Fraudulent Genealogies

From FamilySearch Wiki
Revision as of 23:54, 10 December 2009 by JamesAnderson (talk | contribs) (Fixed typo)

Jump to: navigation, search

Genealogy is affected by forgeries, fakes, and frauds.

Armchair historians, family-tree climbers, and professionals are all among the guilty. Many are well-meaning folk who "just got carried away" by imagination, enthusiasm, or inexperience. Others are, yes, quite calculating in their deceit.[1]

As a result, it is important to track down the original records cited in compiled genealogies. Genealogy reseacher, Carmen J. Finley, said,[2]

Serious genealogists know not to believe everything in print. Honest mistakes happen. The accuracy of published record abstracts depends on many factors... Even more difficult to detect can be the misguided alterations and deliberate deceptions by seemingly sincere authors who tamper with evidence or manufacture it outright. No researcher really wants to consider such a likelihood.

Gustav Anjou is perhaps the most famous author of fraudulent genealogies. Numerous fraudulent genealogies are known to exist and can be found in any major genealogical library, online or off. For more information, consult these sources:

  • Kathi Reid, "Caveat Emptor! Family Tree Forgeries," Genealogy Help, genealogy blog ( : accessed 22 October 2009); documents the discovery of a Gustav Anjou genealogy in her own family.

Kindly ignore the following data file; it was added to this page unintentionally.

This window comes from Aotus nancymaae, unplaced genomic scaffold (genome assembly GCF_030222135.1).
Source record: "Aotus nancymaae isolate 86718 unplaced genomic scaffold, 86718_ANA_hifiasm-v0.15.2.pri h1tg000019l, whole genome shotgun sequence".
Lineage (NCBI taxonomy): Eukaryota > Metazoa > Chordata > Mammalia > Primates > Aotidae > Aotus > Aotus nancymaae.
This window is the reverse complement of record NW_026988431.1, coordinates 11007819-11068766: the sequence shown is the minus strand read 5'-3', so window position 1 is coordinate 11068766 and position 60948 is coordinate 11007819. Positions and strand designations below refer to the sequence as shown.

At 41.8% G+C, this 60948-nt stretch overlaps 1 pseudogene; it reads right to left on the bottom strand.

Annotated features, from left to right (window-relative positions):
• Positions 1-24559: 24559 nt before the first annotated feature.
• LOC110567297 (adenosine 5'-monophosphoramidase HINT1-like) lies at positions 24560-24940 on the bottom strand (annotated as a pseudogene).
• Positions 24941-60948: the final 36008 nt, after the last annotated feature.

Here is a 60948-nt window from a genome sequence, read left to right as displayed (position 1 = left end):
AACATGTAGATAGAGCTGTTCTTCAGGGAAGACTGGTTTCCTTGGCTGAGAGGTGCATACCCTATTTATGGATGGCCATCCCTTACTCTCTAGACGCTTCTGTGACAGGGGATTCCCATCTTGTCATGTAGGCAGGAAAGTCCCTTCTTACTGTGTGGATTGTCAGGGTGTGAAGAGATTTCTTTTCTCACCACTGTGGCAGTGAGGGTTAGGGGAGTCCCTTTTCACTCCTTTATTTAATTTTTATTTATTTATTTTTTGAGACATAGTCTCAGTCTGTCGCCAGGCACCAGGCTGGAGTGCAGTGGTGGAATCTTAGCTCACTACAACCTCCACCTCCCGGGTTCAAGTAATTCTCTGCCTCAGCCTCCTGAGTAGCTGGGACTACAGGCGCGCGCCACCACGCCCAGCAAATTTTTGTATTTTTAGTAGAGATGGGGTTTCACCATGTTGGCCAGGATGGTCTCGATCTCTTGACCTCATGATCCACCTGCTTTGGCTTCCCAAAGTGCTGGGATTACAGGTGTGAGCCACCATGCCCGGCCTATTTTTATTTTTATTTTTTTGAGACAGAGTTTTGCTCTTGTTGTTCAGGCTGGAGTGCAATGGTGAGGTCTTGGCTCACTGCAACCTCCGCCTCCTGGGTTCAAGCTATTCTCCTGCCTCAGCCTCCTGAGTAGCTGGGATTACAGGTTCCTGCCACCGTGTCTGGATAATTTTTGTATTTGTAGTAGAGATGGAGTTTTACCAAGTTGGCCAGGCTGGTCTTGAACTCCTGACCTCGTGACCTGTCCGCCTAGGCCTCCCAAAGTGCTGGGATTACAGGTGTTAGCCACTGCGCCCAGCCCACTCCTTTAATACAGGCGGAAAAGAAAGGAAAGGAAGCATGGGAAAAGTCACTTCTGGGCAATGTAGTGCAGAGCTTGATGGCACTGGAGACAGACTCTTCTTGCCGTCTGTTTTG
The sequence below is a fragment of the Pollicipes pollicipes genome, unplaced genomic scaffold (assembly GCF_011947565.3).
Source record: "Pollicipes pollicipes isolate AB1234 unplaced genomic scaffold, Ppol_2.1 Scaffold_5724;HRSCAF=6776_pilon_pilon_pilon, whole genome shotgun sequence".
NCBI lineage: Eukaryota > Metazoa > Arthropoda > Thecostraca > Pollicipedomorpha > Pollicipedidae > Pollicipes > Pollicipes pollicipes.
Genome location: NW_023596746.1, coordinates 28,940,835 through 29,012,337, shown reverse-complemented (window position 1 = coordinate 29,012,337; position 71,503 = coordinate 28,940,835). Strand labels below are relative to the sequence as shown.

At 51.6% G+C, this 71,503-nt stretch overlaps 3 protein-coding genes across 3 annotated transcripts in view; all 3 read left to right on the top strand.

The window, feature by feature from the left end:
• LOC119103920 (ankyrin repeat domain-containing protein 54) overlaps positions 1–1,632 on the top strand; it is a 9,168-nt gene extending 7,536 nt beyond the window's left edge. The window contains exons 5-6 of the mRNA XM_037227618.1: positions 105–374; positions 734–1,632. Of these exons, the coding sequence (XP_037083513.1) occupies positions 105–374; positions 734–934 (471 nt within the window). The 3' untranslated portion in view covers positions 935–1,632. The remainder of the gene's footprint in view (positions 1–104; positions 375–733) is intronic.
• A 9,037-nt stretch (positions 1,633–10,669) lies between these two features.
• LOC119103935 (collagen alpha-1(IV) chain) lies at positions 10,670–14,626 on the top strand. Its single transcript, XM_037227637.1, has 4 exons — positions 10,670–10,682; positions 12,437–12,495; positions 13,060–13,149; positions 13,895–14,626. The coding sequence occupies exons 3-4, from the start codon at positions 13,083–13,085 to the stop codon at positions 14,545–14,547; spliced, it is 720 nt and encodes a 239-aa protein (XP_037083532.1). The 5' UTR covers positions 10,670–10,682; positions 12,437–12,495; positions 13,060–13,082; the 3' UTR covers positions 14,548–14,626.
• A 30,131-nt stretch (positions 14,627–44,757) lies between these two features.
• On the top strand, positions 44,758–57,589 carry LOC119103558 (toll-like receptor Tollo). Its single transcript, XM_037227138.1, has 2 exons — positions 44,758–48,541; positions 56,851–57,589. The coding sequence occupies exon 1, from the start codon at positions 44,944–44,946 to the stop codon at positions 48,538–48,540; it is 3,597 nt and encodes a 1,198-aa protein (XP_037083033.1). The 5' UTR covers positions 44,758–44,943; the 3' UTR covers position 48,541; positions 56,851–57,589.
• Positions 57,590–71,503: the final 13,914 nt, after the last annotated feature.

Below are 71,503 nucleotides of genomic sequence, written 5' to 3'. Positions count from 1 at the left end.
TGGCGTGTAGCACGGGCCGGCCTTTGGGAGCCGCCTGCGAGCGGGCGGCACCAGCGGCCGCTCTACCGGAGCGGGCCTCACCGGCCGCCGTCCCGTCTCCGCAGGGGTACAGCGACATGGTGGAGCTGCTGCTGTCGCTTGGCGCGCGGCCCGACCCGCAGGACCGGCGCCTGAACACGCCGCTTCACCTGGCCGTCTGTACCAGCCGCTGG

• Myra Vanderpool Gormley, CG, "Grafting Family Trees," Pierce Mothershead Family Ties, Jo Ann Miller ( : accessed 22 October 2009); citing RootsWeb Review: RootsWeb's Genealogy News 3, no. 17 (26 April 2000); archived online (
  • Harold Oliver, [ed.,] "Fraudulent Lineages," America's First Families ( : 5 October 1998, accessed 22 October 2009); citing Robert Charles Anderson, CG, FASG, "We Wuz Robbed!" Genealogical Journal of the Utah Genealogical Association 19, nos. 1-2 (1991); lists known Anjou fraudulent genealogies among the holdings of the Family History Library by call number or film number.
  • Oliver, "Genealogy Frauds," America's First Families; several more articles in addition to "Fraudulent Lineages."
  • James Pylant, "Watch Out for Fake Family Trees," ( : accessed 26 October 2009); Reverend W. Twyman Williams exposes fraudulent French ancestry of Chrétien DuBois, Gary B. and Elizabeth Shown Mills discover fraud, and George L. Nichols concludes Leon Nelson Nichols work is fictional.
  • Ron Wild, "Beware of Fraudulent Genealogies," Family Chronicle ( : accessed 26 October 2009); citing print edition, January/February 2001; lists multiple fraudulent genealogists.
  • Arthur P. Middleton and Douglass Adair, "The Mystery of the Horn Papers," William and Mary Quarterly, 3d ser., 4 (October 1947): 409-45; report proving the following a hoax: W. F. Horn, The Horn Papers: Early Westward Movement on the Monongahela and Upper Ohio, 1765-1795 (Scottsdale, Penn.: Herald Press for the Green County Historical Society, 1945).[1]
  • Carmen J. Finley, Ph.D., CG. "Checking the Authenticity of Cited Documents: A Finley-Hess Hoodwink in Colonial Pennsylvania." National Genealogical Society Quarterly 87 (1999): 295.

  1. 1.0 1.1 Gary B. Mills and Elizabeth Shown Mills, "Hoodwinks, Tomfoolery, and Fakelore," National Genealogical Society Quarterly 87 (1999): 259.
  2. Carmen J. Finley, Ph.D., CG, "Checking the Authenticity of Cited Documents: A Finley-Hess Hoodwink in Colonial Pennsylvania," National Genealogical Society Quarterly 87 (1999): 295.